• Taylor review will ‘further complicate’ employment law

  • 11 Jul 2017
  • Comments 2 comments

Legal experts brand ‘dependent contractor’ status unclear and unnecessary

Lawyers have slammed the Taylor review for further muddying the already complicated concept of employment status.

The Taylor review into modern working practices, which was published this morning, has called for ‘worker’ status to be renamed ‘dependent contractor’ and create more of a distinction between these people and those who are genuinely self-employed or employed.

The report concluded that those who fall under ‘dependent contractor’ status are most at risk of being taken advantage of and therefore suggested that these people are granted additional employment protections. The report also recommended extending some minimum pay rights to these workers, essentially making sure the average dependent contractor at any particular company is earning 1.2 times national minimum wage. 

“Bad work – insecure, exploitative, controlling – is bad for health and wellbeing, something that generates cost for vulnerable individuals but also for wider society,” said Matthew Taylor, the Royal Society of Arts chief executive and former adviser to Tony Blair, who headed the review. “As many business leaders recognise, low-quality work and weak management is implicated in our productivity challenge. Improving the quality of work should be an important part of our productivity strategy.”

However, Stephen Cavalier, chief executive of Thompsons Solicitors, said the new status “further complicate[s] existing categories” of employment.

“This new status is unclear and unnecessary,” Cavalier added. “Recent employment tribunal rulings have required prominent gig economy employers to pay their workers basic benefits, like sick pay, holiday leave and the national living wage. What is needed is for these rights and responsibilities to be clearly set out in legislation.”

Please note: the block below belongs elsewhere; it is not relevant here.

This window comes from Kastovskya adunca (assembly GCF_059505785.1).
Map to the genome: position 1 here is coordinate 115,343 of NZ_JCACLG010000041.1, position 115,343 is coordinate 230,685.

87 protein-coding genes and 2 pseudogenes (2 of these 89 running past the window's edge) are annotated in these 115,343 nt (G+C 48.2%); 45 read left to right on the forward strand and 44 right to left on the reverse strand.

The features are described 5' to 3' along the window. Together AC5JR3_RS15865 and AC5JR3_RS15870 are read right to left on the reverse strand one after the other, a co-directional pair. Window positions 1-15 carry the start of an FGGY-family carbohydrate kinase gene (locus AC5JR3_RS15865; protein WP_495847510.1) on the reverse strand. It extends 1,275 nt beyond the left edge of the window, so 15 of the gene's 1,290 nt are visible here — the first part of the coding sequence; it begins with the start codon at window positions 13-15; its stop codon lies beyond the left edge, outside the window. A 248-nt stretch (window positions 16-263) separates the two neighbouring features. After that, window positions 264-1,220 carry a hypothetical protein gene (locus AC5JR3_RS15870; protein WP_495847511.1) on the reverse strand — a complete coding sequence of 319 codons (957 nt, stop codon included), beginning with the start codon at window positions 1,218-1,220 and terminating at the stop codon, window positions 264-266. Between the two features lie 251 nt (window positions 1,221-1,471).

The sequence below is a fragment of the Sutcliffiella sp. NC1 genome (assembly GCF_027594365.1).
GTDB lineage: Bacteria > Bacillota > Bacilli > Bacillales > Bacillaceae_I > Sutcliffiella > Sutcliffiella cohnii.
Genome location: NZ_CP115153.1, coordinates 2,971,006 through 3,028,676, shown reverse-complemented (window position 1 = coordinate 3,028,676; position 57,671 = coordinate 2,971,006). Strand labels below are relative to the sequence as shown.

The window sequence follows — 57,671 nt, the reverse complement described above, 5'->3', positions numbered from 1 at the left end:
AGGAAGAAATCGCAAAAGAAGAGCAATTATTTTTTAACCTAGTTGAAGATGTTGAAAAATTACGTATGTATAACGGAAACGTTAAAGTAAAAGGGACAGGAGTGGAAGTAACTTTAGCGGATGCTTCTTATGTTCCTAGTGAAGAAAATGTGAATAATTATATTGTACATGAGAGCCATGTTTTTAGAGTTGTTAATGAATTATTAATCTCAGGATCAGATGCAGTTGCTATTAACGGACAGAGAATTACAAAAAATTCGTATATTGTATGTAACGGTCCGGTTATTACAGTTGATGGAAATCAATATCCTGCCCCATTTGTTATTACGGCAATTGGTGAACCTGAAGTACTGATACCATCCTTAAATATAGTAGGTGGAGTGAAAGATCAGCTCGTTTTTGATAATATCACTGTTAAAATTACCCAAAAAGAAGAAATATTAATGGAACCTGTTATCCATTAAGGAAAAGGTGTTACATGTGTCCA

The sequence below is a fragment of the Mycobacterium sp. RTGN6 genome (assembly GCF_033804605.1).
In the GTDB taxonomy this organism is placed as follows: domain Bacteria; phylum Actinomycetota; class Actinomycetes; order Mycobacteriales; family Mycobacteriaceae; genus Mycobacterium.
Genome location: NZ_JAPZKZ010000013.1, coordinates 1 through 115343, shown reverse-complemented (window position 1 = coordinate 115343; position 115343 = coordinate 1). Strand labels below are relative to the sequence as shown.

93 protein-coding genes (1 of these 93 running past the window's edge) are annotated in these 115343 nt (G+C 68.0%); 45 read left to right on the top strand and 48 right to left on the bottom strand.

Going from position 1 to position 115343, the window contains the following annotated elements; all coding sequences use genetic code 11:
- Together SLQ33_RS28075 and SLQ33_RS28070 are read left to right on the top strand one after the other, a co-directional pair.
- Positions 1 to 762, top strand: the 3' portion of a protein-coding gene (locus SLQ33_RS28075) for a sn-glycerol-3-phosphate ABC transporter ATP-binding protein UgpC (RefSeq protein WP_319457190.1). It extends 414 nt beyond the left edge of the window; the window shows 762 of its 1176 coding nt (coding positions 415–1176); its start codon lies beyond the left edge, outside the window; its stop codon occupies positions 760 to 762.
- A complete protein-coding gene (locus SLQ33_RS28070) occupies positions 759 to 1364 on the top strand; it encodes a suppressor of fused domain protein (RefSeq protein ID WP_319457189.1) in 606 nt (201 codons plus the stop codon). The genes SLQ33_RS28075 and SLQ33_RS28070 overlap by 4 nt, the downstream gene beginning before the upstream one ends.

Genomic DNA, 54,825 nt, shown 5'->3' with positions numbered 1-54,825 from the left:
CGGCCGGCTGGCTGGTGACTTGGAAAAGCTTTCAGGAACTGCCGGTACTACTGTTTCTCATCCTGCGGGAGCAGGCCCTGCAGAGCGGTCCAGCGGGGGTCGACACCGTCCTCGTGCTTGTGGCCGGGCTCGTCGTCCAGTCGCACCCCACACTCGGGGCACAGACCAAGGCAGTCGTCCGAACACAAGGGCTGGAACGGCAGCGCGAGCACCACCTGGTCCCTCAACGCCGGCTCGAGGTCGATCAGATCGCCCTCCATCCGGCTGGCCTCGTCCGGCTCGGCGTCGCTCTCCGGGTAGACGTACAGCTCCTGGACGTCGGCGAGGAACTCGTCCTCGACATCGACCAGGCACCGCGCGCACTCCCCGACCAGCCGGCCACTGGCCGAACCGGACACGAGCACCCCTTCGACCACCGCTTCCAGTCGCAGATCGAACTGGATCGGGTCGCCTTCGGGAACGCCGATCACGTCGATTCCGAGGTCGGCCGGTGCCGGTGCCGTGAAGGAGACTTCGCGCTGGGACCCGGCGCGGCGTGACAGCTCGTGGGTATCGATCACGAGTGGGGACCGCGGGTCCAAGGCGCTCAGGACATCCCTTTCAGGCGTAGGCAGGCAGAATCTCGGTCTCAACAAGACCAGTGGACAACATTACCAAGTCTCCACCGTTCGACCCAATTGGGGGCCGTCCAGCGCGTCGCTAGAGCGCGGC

Meanwhile, Sarah Peacock, an employment specialist at law firm Blake Morgan, said: “Far from clarifying the position, the new category of employment status of a ‘dependent contractor’ who has a number of employment rights, but presumably different to those of a ‘worker’, could just complicate things for both parties.”

Mike Cherry, national chairman of the Federation of Small Businesses, said the dependent contractor status, “if done right, should bring protections to those unfairly treated in the gig economy, while also protecting the genuinely self-employed”.

However, Cherry warned: “Government and parliament must now protect the genuinely self-employed from being dragged into a new category of dependent contractors. Legislation must not be so broadly drafted as to give ministers the power to widen the net on a whim without robust parliamentary oversight, in a way that hurts the genuinely self-employed.”

Employment status for those in the gig economy has already been questioned a number of times in the courts. In October, a tribunal decided that Uber’s drivers should be classified as workers rather than self-employed and, in January, a tribunal ruled that CitySprint cycle courier Margaret Dewhurst should be classified as a worker, entitling her to holiday pay and the national living wage.

Meanwhile, welcoming the review, CIPD chief executive Peter Cheese said: “The Taylor Review has the potential to change how we look at the future of work, which is about quality of work and not simply quantity. Translating the ambition into practice has an added importance given some of the additional challenges we face in the UK, from access to skills to labour market regulation post-Brexit."

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Comments (2)
  • What needs to be addressed is that employers are avoiding paying their employees for annual leave, sickness and corporation tax. This is modern slavery which is being legitimised right under our noses. This together with Zero Hours contracts is what is weakening the economy and widening the gap between the rich and poor. Once we are out of the EU workers will have little or no protection from exploitation of this kind. Everyone needs to wake up.

  • What a waste of time and opportunity We need clarity on what is employment and what is self employment. Not some spurious new category which appears to be some half way house.

    We need to address skills social mobility and how we can improve productivity Not some tinkering with employment law.

    If Taylor has been paid as. Tax payer can we have our money back?